North Carolina Forward and Backward

First, the good news: NC is on the verge of shaking its most corrupt national politician (yes, that excludes Speaker Black). RealValues has the scoop, but the numbers for Dem challenger Heath Shuler look good. This is no doubt also seen as good news by Republican primary challenger John Armor (who has been hanging out with the progressives). Maybe he'll get a shot at the title after all.

Then the bad news: the rest of the world probably thinks we're all a bunch of dumb racist rednecks after UPI's story on Raleigh's Confederate Flag Day:

What the Hell Good is it Having Republican Senators and a Mostly Republican Congressional Delegation?

With two GOP-faithful Senators and seven of thirteen Representatives pledging allegiance to the Leader, it's safe to call North Carolina a red state, at least as far as national politics goes. Me, I'd like to see them all replaced with good progressive fighters, but the one silver lining to this otherwise putrid cloud should be better treatment under a Republican administration. I mean, part of the reason we send these folks to Washington is to bring home the bacon, right? Well, they suck at it.

The [National Forest sale] proposal is skewed against the South,
which has relatively little national forest land, a fast-growing
population and increasing demand for backcountry recreation, yet
would receive disproportionately fewer funds from the sell-off.
For example, both North Carolina, with a total of 1.25 million acres
of national forest, and Oregon, with a total of 15.55 million acres,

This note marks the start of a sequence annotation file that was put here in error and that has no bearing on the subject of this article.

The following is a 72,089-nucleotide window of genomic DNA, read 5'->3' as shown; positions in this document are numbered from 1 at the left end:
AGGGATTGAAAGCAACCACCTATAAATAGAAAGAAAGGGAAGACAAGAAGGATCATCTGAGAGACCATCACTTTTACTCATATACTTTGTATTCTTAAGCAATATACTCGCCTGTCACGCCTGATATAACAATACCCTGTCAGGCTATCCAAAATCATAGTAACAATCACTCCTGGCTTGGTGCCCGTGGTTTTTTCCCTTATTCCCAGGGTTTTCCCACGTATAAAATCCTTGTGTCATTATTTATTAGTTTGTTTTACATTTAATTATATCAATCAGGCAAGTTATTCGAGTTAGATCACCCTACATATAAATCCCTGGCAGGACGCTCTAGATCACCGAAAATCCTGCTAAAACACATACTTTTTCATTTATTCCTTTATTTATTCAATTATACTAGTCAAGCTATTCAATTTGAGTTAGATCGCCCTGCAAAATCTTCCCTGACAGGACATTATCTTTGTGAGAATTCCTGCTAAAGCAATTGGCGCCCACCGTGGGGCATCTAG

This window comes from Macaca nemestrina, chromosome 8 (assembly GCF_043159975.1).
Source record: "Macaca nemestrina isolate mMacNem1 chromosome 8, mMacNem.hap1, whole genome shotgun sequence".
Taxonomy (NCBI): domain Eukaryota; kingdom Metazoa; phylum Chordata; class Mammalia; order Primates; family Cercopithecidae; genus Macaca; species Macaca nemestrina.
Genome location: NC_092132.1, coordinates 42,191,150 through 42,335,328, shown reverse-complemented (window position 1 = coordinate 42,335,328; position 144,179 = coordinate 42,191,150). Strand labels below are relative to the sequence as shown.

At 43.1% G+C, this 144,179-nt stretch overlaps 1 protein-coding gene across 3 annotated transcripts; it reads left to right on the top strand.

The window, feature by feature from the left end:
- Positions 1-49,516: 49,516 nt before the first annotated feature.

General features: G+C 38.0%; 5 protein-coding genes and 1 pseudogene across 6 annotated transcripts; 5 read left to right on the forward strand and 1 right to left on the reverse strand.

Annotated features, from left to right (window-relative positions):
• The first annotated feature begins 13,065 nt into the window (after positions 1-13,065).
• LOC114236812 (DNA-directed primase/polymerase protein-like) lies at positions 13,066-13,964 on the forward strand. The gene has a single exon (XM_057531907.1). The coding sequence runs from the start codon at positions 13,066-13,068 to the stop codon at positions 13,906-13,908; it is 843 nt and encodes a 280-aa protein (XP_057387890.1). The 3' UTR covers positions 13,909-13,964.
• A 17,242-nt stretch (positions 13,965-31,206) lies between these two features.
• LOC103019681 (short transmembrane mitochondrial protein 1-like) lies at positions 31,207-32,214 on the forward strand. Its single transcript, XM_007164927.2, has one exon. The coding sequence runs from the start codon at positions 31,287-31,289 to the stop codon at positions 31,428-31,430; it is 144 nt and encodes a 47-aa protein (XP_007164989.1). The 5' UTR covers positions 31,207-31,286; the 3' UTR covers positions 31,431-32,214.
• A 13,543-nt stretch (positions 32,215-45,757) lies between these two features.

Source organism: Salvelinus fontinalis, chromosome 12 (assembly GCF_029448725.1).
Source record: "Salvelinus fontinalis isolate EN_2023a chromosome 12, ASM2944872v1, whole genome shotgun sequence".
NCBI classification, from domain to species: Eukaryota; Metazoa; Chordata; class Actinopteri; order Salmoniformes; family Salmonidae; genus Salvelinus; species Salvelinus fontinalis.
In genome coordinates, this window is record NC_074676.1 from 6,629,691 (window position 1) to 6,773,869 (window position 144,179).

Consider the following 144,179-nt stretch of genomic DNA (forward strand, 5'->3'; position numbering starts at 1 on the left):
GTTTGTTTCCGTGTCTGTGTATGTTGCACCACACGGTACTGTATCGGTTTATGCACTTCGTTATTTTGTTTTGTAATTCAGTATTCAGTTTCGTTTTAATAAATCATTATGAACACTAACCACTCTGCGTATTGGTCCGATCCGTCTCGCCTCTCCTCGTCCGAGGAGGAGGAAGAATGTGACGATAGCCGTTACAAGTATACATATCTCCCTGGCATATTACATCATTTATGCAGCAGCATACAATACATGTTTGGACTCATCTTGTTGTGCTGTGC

have about 10,000 proposed for sale. Yet under the funding formula
currently used, North Carolina would get just $1 million in 2006,
while Oregon would get almost $163 million.

Southern Environmental Law Center


Military Madness 3/06

My father was a US Navy hospital corpsman for 23 years. He took a bullet in the back in Korea, recovered physically, and eventually took another bullet by his own hand after years of depression. He was a proud sailor and strong proponent of national defense.

He would be pissed as hell to see Republican politicians using men in uniform as window-dressing for their political and fundraising events as shown in the picture with this article.

Josh Marshall covers the story here . . . and points out that the offensive winger practice is not just bad taste - it's also illegal.

My Letter to the Editor

In response to Bruce Henderson's article, Preserve land sales opposed:

This unprecedented sale of our National Forests has been proposed to close a gap in funding for rural schools. This gap was created by the reduced revenues earned from logging these same forests. At what point does selling off our land base this year assure us of higher logging revenues next year?

Will our government simply continue to sell off our National Forests until there is nothing left? This is a band-aid solution that does not address the long-term needs of our rural schools, but will cause irreparable damage to our National Forests.

One more definition . . . hillbilly

This story is all over the wires . . . the sort of soft AP news that little papers and websites love to pick up. I grabbed this from Kentucky.com.

Encyclopedia of Appalachia tackles 'hillbilly' stereotype

Encyclopedia of Appalachia co-editor Rudy Abramson wanted a reference book that went beyond the stereotypical images of hillbillies and poverty.

"The place has this reputation of being just a different nation of poor people and strip mines and that sort of thing," said Abramson, an Alabama native and retired Washington correspondent for the Los Angeles Times.

Paradigms and Slippery Slopes

This isn't all that important, but following up on my George Will post, I just wanna say: when you hear the words "paradigm shift" or "slippery slope," it's time to pay real close attention to the speaker. He or she is likely trying to pull a fast one.